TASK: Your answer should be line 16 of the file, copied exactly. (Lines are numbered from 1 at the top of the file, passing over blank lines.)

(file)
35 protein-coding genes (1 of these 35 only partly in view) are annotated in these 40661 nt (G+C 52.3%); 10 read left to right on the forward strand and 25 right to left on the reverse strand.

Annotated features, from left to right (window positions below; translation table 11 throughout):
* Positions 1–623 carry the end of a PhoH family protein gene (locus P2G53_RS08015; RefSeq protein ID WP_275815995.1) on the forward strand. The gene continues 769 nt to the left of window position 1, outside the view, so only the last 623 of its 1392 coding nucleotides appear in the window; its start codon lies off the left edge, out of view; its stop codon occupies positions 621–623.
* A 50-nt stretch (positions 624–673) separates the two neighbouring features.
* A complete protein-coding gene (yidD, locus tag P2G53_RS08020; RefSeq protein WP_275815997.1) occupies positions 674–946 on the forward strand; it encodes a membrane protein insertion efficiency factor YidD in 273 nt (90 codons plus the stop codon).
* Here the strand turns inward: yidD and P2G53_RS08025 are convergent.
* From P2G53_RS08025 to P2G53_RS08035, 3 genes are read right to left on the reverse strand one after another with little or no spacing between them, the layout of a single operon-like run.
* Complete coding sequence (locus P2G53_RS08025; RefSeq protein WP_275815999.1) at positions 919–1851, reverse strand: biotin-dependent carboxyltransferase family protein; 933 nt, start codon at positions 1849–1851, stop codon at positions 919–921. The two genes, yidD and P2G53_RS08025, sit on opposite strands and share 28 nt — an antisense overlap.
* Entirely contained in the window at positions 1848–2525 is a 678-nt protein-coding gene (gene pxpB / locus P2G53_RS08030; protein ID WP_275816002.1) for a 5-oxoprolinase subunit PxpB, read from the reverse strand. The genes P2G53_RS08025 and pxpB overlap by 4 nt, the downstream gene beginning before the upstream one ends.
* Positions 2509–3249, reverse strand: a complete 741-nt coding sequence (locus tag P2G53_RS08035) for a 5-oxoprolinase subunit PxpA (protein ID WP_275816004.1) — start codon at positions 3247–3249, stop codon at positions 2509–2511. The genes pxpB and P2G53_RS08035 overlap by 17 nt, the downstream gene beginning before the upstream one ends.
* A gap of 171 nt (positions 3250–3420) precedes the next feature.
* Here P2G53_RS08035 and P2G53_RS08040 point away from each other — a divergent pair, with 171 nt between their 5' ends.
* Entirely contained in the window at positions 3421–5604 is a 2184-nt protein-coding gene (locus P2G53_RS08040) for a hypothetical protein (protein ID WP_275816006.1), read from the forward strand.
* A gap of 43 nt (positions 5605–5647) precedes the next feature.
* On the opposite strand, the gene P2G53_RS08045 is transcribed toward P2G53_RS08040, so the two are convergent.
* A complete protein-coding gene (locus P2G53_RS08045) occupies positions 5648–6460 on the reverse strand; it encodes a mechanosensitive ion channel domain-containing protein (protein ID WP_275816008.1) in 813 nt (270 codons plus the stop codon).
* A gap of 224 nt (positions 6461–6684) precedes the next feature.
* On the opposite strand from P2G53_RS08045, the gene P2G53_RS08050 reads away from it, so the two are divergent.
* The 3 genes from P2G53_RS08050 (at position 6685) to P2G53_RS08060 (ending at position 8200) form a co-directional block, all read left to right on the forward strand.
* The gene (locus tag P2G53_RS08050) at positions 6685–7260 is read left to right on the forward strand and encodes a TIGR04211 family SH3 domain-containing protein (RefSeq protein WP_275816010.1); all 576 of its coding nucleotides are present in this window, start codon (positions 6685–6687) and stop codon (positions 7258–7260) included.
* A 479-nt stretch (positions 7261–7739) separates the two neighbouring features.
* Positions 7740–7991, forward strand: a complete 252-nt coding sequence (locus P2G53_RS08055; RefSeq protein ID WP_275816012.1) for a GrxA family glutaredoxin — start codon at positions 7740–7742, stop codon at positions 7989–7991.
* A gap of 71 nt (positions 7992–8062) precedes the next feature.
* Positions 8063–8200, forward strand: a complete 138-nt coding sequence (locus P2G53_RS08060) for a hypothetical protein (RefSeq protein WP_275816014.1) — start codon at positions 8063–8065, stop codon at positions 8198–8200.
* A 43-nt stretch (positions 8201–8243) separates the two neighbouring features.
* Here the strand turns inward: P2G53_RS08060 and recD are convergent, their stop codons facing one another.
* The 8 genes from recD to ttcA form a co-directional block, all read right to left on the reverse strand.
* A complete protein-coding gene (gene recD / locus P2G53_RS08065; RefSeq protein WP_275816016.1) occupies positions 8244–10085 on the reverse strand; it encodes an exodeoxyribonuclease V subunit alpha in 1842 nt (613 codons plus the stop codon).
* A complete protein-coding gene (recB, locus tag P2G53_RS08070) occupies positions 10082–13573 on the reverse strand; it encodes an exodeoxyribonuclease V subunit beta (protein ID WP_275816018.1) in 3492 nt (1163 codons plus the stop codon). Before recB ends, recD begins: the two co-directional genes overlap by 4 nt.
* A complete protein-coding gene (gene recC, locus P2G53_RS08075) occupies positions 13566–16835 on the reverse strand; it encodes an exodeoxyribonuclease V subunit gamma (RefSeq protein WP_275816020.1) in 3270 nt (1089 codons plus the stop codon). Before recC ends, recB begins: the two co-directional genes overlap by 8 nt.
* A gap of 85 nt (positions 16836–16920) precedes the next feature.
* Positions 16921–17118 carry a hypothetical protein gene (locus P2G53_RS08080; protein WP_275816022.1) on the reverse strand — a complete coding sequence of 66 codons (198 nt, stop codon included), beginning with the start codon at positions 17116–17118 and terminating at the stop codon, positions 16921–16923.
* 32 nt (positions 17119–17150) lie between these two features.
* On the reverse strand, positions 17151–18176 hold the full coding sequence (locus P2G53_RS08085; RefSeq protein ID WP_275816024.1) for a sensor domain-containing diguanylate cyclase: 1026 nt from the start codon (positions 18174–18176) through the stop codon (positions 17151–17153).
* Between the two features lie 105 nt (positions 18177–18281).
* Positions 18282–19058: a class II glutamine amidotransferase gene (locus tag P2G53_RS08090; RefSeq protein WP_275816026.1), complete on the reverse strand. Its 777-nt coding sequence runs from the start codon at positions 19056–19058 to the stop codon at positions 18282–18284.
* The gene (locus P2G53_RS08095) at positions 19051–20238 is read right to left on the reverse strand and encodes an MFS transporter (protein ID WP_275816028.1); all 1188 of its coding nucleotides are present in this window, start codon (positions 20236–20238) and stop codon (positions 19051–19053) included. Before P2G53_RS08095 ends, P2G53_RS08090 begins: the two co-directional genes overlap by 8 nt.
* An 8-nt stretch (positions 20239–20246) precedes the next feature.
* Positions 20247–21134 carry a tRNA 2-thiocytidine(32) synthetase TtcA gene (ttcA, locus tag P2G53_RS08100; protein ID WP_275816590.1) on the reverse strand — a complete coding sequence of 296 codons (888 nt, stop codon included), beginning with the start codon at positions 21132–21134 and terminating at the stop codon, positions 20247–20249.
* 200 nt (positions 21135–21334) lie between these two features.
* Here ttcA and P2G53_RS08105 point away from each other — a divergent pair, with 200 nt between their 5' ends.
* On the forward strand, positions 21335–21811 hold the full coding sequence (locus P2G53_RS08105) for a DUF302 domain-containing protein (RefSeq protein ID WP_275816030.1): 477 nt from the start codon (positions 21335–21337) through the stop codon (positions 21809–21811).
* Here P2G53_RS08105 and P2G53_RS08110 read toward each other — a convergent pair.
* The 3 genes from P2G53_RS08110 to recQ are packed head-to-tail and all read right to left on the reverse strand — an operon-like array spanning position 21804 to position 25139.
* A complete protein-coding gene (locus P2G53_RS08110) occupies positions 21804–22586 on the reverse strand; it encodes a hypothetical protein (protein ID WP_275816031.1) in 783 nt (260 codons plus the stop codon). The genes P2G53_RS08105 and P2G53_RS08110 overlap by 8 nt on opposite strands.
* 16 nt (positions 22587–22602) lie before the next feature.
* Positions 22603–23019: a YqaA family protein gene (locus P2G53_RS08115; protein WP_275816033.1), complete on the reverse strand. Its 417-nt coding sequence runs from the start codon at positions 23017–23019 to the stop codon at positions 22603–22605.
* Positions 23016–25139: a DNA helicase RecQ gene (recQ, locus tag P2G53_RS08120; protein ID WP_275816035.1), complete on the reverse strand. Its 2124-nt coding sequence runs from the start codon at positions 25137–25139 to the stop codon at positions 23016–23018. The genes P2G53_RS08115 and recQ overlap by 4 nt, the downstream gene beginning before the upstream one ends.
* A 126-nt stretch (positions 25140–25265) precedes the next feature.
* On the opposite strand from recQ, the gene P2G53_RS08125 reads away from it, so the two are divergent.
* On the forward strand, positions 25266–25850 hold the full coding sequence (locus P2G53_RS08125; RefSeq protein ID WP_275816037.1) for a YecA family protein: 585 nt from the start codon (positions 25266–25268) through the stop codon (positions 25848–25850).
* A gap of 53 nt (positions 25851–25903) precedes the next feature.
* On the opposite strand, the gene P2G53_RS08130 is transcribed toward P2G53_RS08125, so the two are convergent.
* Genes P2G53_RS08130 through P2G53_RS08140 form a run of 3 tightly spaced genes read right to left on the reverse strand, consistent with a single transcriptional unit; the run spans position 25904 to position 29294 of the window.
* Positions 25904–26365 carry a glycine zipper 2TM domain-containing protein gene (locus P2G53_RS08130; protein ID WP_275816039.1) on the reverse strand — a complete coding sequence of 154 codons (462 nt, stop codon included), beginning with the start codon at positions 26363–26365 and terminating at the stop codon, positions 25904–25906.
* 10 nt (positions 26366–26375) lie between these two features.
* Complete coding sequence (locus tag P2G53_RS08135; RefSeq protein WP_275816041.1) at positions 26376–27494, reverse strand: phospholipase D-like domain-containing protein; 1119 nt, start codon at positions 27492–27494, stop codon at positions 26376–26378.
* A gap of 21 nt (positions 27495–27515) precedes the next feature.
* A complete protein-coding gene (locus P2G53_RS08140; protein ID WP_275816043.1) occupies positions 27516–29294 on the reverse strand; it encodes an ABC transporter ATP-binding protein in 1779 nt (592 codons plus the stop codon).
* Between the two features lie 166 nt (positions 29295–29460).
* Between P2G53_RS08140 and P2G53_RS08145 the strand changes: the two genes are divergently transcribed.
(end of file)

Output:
* A complete protein-coding gene (locus P2G53_RS08045) occupies positions 5648–6460 on the reverse strand; it encodes a mechanosensitive ion channel domain-containing protein (protein ID WP_275816008.1) in 813 nt (270 codons plus the stop codon).